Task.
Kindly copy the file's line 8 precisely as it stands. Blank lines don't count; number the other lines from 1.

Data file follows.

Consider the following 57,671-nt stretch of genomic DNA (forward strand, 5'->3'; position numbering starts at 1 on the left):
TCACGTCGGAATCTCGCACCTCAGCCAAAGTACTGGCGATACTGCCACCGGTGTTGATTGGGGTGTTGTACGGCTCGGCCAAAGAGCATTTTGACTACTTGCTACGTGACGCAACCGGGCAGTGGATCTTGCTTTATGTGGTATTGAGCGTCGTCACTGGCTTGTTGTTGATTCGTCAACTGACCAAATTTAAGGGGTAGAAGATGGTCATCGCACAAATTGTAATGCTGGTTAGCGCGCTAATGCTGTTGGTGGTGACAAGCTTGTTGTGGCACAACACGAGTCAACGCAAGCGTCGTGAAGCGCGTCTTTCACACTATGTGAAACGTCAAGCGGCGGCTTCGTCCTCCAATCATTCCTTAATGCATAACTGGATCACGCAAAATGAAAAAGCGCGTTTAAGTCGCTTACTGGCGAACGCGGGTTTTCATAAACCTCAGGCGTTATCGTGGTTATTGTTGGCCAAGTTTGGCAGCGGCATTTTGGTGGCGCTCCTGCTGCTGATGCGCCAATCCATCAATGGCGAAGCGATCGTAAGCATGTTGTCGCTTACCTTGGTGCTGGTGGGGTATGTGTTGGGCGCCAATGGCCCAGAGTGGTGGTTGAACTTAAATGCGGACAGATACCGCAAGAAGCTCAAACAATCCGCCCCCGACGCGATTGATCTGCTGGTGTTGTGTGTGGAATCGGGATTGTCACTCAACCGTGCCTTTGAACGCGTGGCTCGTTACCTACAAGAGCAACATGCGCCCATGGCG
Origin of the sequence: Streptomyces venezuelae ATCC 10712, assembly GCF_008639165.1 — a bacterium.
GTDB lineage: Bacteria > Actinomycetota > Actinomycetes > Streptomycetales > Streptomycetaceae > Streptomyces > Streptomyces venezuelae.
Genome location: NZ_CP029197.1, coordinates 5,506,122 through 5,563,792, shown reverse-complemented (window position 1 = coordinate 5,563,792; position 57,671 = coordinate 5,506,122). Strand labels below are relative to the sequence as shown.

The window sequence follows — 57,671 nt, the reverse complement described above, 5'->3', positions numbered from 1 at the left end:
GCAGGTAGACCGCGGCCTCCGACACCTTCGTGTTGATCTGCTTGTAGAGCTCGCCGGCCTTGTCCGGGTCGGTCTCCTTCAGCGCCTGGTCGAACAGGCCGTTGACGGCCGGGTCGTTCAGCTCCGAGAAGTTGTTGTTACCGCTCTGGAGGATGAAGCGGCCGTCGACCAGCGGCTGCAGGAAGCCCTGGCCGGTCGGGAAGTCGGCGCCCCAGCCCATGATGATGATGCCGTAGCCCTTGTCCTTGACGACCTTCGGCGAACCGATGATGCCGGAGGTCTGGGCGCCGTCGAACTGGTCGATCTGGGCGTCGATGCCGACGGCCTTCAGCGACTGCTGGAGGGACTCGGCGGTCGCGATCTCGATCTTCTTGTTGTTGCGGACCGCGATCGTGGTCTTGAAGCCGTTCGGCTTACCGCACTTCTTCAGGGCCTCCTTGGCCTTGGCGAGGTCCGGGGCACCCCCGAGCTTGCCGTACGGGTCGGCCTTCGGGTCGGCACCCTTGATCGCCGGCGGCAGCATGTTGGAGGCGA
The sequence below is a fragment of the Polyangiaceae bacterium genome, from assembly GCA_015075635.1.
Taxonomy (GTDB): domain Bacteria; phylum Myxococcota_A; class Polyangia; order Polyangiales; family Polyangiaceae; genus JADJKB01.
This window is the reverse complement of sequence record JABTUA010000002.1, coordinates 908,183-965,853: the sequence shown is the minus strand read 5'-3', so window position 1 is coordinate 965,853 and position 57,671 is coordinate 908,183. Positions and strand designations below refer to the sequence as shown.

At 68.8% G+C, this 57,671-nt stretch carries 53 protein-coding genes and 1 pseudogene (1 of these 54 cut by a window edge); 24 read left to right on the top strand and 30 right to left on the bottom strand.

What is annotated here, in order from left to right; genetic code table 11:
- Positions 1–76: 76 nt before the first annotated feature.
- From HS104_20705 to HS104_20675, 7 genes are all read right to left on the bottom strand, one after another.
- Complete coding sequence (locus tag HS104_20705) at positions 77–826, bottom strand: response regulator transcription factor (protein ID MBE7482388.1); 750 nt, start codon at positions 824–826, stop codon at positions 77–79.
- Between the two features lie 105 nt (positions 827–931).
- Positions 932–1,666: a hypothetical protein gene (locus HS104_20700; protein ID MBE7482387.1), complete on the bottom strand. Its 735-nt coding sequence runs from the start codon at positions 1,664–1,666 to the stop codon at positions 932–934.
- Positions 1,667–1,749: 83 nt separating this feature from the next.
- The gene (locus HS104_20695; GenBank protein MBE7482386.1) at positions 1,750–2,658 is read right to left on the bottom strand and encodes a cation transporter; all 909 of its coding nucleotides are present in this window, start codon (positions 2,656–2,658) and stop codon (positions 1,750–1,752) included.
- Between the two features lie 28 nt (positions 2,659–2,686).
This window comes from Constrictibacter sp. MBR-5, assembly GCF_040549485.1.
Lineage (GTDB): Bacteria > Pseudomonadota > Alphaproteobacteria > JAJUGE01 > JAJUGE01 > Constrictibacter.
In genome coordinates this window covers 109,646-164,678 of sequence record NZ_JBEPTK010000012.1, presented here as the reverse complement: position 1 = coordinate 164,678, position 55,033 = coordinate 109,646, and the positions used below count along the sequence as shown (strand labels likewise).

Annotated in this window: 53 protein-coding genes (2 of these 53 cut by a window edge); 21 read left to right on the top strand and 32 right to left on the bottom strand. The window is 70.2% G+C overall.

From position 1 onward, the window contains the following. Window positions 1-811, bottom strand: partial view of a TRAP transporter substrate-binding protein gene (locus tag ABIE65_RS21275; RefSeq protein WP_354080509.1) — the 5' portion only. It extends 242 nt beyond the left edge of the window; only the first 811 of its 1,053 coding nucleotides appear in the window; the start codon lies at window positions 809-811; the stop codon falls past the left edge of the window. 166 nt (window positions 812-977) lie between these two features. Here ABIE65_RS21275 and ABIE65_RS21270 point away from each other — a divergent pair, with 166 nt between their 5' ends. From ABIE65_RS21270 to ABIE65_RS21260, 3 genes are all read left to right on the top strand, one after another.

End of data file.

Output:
The sequence below is a fragment of the Polyangiaceae bacterium genome, from assembly GCA_015075635.1.